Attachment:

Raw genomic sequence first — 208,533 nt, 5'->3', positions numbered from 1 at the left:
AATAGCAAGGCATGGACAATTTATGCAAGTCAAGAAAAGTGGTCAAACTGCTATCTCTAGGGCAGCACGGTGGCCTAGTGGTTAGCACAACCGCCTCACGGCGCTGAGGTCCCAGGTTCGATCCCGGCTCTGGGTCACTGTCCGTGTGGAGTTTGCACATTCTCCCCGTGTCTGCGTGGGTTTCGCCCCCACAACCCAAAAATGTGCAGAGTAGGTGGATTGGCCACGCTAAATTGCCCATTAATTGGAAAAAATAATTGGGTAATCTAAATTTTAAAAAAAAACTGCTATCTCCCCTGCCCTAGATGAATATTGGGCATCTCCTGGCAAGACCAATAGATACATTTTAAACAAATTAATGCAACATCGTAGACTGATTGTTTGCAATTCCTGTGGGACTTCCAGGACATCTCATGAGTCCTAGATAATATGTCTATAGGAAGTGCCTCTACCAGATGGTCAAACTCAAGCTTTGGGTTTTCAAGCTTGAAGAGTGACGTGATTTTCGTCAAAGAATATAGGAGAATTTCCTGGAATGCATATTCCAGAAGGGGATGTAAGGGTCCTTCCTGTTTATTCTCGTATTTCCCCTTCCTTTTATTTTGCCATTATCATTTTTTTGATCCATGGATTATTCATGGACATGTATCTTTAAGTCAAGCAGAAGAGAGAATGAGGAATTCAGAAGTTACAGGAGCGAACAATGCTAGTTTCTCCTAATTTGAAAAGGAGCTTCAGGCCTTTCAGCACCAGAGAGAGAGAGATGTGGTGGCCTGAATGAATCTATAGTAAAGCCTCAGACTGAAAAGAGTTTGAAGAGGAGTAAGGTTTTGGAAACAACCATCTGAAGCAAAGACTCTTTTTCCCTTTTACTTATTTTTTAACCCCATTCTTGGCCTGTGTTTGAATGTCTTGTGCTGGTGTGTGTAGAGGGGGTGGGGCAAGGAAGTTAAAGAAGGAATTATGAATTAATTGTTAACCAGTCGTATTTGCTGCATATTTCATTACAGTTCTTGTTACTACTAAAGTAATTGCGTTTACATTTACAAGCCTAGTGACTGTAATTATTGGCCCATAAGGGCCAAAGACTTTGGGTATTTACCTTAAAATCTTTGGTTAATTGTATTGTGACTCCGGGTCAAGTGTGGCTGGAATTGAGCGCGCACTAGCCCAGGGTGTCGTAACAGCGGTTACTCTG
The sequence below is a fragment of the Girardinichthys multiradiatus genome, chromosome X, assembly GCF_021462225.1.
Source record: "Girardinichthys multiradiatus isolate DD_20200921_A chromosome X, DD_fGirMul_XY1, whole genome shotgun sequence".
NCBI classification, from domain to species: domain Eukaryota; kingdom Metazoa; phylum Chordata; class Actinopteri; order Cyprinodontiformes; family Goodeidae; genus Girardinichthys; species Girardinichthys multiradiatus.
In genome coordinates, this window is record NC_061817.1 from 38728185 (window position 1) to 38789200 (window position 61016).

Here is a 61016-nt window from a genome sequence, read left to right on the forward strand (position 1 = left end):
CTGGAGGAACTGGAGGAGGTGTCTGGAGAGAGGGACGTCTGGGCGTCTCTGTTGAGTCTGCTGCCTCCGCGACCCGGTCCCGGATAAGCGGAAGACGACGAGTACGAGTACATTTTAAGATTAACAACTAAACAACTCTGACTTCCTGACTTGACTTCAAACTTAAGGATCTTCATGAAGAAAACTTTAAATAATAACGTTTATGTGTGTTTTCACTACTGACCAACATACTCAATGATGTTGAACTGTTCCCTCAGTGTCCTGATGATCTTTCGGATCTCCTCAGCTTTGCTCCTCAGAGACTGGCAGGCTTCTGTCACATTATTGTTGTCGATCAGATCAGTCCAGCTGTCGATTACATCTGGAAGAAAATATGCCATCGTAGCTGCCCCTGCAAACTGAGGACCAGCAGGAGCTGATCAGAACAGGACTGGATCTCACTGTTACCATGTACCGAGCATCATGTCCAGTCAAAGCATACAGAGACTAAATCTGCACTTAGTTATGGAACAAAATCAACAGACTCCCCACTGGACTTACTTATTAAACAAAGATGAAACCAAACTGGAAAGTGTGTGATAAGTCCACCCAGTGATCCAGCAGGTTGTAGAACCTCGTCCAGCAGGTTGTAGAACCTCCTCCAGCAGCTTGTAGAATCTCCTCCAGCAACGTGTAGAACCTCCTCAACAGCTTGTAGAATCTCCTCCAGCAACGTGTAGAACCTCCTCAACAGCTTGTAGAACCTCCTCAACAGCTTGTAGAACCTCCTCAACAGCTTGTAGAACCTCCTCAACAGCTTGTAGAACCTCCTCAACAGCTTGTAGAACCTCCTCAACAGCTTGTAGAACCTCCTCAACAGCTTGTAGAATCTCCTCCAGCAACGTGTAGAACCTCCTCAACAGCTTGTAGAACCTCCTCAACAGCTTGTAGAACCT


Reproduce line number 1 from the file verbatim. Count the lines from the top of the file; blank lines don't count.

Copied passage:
Raw genomic sequence first — 208,533 nt, 5'->3', positions numbered from 1 at the left: